And my reason for that is I’ve been gaining weight over the last couple years, you know? And so it’s a naked fear, basically, and you pursue it till the end, which you have to do in comedy. You’re always compressing and tightening and tightening. And so what happens? I get fat until I explode and die? You know? Like, I’m gaining weight — it’s within my power — and it makes me sad and nervous that I’ve chosen this through a complicated web of self-deceit and stuffing down bad habits and secrets and stuff.

So that’s why I make fun of fat people, because I’m becoming one myself, and I’m afraid of that. So those people on Twitter help me understand that thing. And even us talking about this right now, to me, is kind of funny, that you’ve got a guy trying to explain something that he’s afraid of. I mean, I’m very easy to get under the hood of, psychologically. I mean, I just did a little psychoanalysis of myself, and I think I’m correct — even an undergrad in psychology would be like: “YUP! Dude’s just pulling the hair of the girl he likes in first grade.” I’m afraid of getting fat, so I’m going to point at other people and say, “Hey, fatso.” And we all do that, one way or another with certain things. So that’s just sort of an example that I’ve talked through right now.

You’ve written a little bit about literary figures, namely David Foster Wallace and his choice to take his own life. Does contemporary literature have an influence on what you do?

Certainly. Not necessarily directly, but the curiosity that David Foster Wallace demonstrated is, I think. You know, in comedy you have to pay attention to the world around you. You have to read the newspaper, but you also have to read literature, I think, because the more you have in your toolbox the better off you are — and your toolbox is your brain and your body. When you’re doing comedy you have nowhere to hide, and so you have to carry around an encyclopedia of sorts. So certainly he is a hero of mine, David Foster Wallace, for his commitment to knowledge, his passion and curiosity. But I should also talk about the book Beloved by Toni Morrison, which just knocked my socks off. But, yeah, I like to read and reading helps me in comedy, for sure. If you want to be funny, you have to read.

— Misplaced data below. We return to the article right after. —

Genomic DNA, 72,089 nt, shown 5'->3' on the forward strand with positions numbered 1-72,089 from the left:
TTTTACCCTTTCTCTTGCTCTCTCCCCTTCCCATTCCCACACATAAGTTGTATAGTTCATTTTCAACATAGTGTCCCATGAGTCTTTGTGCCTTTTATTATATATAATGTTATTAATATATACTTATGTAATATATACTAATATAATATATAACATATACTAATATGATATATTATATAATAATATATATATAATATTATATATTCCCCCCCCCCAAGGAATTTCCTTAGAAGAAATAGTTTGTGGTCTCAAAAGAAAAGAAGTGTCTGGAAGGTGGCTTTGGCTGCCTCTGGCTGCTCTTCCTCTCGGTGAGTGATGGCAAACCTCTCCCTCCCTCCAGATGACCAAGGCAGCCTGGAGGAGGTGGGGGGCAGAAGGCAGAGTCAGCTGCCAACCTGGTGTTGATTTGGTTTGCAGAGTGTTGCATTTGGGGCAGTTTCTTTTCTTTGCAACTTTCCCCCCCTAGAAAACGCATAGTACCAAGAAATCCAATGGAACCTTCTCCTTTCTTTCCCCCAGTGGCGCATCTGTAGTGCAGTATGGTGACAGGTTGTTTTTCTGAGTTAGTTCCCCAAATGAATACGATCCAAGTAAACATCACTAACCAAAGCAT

And so you tend to read funny stuff, like Toni Morrison.

Yeah, man, you don’t have to read funny stuff to be funny. I mean, you just have to fill up your head.

Okay, so not to belabor the DFW connection, but I was struck a few years back when I read a New Yorker article wherein Wallace is quoted as saying, “Fiction’s about what it is to be a fucking human being,” and later, that he hoped he was, as a writer, able to help people “become less alone inside.” I’m wondering if you have similar feelings about comedy. Or maybe in a broader sense, how do you feel like comedy can help us?

Well, human beings — and this not an original thought that I’m expressing right now — human beings need stories. We need to be going through mental rehearsals all the time with things that could happen, with things we hope to have happen, things that we don’t want to happen to us, things that we fear. Stories are always playing in our minds: we’re daydreaming, we dream at night, and all the while we’re navigating human life, which is very hard. And you also have to be, or really, you are the Delta Force Operator of your own life, you know? And so you have to play through these scenarios in your mind, literally, to survive.

If thieves took away art and stories and movies and music and stand-up, we’d pretty quickly die. And if we didn’t die of a terribly broken heart, we’d die from war and chaos pretty quickly, so I agree very much with what David Foster Wallace said on that.

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Want more Delaney? Click here to read a really great interview he did with The Good Men Project about a year ago. Then, click here and buy a ticket to his performance. Then, if you aren't already, follow him on Twitter.